D5 =16
D6 =20
D7 =21
... ......
..... ......

NOTE: You need to copy-paste the HTML code in some text editor and save the file with .HTML extension. Then put this HTML file in the same folder where you have put your interpreted Python Code file.

So this is how you can send a message from your computer or smartphone to the Raspberry Pi LCD and make an IoT-based Wireless Notice Board controlled over The Web.

12$ 30MHz signal generator using Arduino

A signal generator is an electronic device that generates electronic signals and waveforms. These electronic signals are either repeating or non-repeating as per the requirements and field of applications. It is generally used in designing, testing, troubleshooting and repairing electronic devices. A signal generator can generate various kinds of waveforms. Most common are the sine wave, square wave, sawtooth wave and triangular wave.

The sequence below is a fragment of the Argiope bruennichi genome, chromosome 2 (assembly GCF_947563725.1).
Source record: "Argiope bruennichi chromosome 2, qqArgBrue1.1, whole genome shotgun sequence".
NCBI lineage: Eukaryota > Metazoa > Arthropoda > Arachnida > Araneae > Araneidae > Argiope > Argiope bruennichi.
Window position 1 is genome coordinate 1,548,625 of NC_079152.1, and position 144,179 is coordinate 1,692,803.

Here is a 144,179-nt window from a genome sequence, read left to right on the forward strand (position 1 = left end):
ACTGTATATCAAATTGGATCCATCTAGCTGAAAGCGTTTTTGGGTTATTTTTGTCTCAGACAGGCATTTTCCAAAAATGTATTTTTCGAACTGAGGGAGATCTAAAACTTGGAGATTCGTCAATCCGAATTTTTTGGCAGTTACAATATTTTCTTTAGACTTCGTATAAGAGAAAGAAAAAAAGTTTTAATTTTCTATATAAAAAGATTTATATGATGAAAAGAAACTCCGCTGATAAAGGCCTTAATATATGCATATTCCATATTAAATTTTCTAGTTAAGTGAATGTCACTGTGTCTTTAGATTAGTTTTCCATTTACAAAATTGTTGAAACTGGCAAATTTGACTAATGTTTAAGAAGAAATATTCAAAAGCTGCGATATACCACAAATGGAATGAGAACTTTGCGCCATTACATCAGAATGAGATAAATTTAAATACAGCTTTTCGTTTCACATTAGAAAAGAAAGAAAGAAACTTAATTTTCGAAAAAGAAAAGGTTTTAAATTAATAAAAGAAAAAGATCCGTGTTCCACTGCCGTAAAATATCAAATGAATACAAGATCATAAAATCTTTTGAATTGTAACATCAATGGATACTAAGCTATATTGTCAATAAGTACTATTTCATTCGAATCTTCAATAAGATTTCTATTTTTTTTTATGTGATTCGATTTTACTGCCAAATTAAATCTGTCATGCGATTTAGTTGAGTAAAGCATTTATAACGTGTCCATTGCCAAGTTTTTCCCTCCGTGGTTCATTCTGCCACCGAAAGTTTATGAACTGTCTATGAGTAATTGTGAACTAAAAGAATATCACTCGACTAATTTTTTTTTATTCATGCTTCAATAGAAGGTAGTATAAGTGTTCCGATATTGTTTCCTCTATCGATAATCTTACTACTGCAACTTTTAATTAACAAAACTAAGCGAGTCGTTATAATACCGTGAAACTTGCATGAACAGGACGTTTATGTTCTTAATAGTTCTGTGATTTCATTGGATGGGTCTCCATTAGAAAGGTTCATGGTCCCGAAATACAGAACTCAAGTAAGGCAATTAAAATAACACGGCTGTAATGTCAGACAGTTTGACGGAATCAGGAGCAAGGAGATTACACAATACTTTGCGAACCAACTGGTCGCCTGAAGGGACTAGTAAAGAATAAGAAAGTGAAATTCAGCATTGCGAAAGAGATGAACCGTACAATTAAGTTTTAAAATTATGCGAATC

This instructable shows a full guide on how to make a 30 MHz signal generator for 12$, using an Arduino and an AD9850 DDS synthesizer module. The circuit is pretty simple and small enough to fit in your pocket. Kedar Nimbalkar, the author of the instructable, says:

A precession signal generator is very easy and affordable to make using an Arduino and DDS synthesizer (ad9850) . It’s World’s first smallest portable signal generator.

You can make decent 0 -30 MHZ frequency Signal generator only in 12$ .

30 MHz signal generator using Arduino
30 MHz signal generator using Arduino

Parts List:

1. Arduino Pro mini
2.AD9850 (DDS Synthesizer)
3.16×2 LCD Display ( Hitachi HD 44780 )
4.Rotary Encoder
5. CP2102 (or any USB to serial converter)

I think you are familiar with all of the above items except the AD9850 (DDS Synthesizer). First of all, you need to know what does DDS stand for.